Isopods Unleashed: Top Beginner-Friendly Picks for Unique Pet Keepers

When it comes to keeping exotic pets, isopods might not be the first creatures that come to mind. However, these little crustaceans are gaining popularity for exotic pet enthusiasts. Isopods, also known as woodlice or pill bugs, are relatively low-maintenance pets. In this guide, we will introduce you to the best isopod species for beginners, providing insights into their care and why they make excellent choices for novice keepers.

What Are Isopods?

Before delving into isopods, let us first understand what they are. Isopods are small, segmented crustaceans that belong to the order Isopoda. They are distant relatives of marine crustaceans like crabs and lobsters but have adapted to terrestrial life. Isopods are typically found in damp and dark environments, such as under rotting logs or in leaf litter. They are detritivores, which means they feed on decaying organic matter, which plays a crucial role in nutrient recycling within ecosystems.

Best Isopod Species for Beginners

Now that we have a basic understanding of isopods, let’s explore some of the best species for beginners. These isopods are known for their hardiness, ease of care, and fascinating behaviors:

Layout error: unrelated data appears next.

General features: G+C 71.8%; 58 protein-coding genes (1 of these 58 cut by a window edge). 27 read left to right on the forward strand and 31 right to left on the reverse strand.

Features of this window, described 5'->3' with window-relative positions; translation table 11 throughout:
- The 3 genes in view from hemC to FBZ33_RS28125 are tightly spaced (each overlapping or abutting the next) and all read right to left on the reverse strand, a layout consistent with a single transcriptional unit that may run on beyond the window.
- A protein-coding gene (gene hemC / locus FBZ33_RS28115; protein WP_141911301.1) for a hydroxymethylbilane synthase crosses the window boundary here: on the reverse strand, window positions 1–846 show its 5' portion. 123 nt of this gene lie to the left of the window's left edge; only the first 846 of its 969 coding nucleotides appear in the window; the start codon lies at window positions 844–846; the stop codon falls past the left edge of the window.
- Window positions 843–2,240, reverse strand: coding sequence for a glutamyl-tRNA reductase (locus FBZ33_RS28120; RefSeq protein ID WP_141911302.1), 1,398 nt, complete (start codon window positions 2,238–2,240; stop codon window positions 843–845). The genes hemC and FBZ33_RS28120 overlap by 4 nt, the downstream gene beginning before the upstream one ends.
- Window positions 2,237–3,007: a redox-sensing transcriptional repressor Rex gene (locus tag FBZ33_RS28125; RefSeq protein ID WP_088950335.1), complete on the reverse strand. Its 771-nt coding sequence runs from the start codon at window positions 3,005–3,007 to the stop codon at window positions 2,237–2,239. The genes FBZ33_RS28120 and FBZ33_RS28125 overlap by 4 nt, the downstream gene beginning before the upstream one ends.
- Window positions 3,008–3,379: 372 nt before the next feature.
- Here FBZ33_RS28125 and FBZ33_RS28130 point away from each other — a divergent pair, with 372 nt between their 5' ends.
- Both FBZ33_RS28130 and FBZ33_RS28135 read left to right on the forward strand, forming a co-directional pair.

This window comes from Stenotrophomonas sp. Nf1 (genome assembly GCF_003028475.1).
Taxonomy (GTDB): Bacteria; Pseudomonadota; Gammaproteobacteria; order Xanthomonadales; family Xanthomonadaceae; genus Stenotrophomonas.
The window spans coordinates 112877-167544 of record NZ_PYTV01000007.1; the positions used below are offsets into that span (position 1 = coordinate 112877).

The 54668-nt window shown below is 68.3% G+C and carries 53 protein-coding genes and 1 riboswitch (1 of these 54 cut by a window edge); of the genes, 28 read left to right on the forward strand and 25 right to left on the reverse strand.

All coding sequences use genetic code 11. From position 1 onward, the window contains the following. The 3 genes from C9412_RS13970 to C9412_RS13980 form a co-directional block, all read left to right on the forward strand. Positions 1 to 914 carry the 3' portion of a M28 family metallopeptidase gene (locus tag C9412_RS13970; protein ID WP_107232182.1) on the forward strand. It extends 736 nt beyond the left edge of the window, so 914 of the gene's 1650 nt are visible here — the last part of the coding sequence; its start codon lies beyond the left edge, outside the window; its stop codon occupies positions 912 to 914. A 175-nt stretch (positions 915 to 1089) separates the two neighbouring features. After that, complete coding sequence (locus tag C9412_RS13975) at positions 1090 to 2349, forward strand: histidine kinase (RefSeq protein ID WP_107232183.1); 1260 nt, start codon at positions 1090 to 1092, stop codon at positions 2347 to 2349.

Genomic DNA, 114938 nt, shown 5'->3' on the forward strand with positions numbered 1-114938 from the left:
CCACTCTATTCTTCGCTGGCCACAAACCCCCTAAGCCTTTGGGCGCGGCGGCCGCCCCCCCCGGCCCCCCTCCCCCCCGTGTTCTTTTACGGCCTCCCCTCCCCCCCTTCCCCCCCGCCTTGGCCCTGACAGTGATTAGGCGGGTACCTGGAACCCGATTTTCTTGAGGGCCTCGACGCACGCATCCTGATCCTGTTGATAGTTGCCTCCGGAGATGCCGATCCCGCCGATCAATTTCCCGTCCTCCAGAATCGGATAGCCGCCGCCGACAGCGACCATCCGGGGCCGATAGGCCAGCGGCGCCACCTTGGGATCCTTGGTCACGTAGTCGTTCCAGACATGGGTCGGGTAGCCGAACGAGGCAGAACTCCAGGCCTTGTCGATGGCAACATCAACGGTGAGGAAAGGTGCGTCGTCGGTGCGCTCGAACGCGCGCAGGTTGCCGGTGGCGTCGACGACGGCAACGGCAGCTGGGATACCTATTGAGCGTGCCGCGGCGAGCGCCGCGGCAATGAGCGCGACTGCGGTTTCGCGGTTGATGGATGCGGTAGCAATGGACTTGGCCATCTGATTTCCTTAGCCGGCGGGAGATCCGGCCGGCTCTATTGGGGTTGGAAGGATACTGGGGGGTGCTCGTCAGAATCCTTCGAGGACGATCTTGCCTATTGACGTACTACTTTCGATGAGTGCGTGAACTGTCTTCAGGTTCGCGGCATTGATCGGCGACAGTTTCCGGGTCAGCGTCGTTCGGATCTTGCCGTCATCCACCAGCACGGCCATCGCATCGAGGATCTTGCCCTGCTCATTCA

1. Porcellio Scaber (Common Rough Woodlouse)

wood lice

Size: Small to medium, ranging from 0.5 to 1.2 inches (1.2 to 3 cm)

Color: Variable, often grayish or brownish with distinct rough textures on their exoskeleton

Why They’re Great for Beginners: Common rough woodlice are adaptable and can thrive in a wide range of conditions. They are prolific breeders and can establish a thriving colony quickly.

2. Armadillidium Vulgare (Pill Bug or Roly-Poly)

Armadillidium Vulgare

Size: Small, typically around 0.5 inches (1.2 cm)

Color: Dark gray or brown with a distinctive ability to roll into a ball when disturbed

Why They’re Great for Beginners: Pill bugs are known for their behavior of rolling into a ball when they feel threatened. They are easy to care for and can coexist peacefully with other isopod species.

3. Porcellionides Pruinosus (Powder Blue Isopod)

Porcellionides pruinosus

Size Small to medium, ranging from 0.3 to 0.6 inches (0.8 to 1.5 cm)

Color: Distinct powder blue with a white, powdery appearance on their exoskeleton

Why They’re Great for Beginners: Powder blue isopods are not only visually striking but also hardy and prolific breeders. They thrive in a variety of terrarium setups.

4. Oniscus Asellus (Common Shiny Woodlouse)

Oniscus asellus

Size: Small, typically around 0.4 inches (1 cm)

Color: Shiny and dark brown to black

Why They’re Great for Beginners: Common shiny woodlice are known for their peaceful nature and can cohabitate well with other isopod species. They are excellent detritivores that help break down decaying matters.

5. Armadillo Officinalis (Spanish Armadillo)

Armadillo officinalis

Size: Small to medium, ranging from 0.4 to 0.8 inches (1 to 2 cm)

Color: Dark brown or black with a hard, armor-like exoskeleton

Why They’re Great for Beginners: Spanish armadillos are named for their appearance, resembling the armored mammal. They are robust and can adapt to various environments.

Isopod Care Tips

Now that you know which isopod species are suitable for beginners, let’s delve into some general care tips to ensure your isopod colony thrives:

Enclosure and Substrate: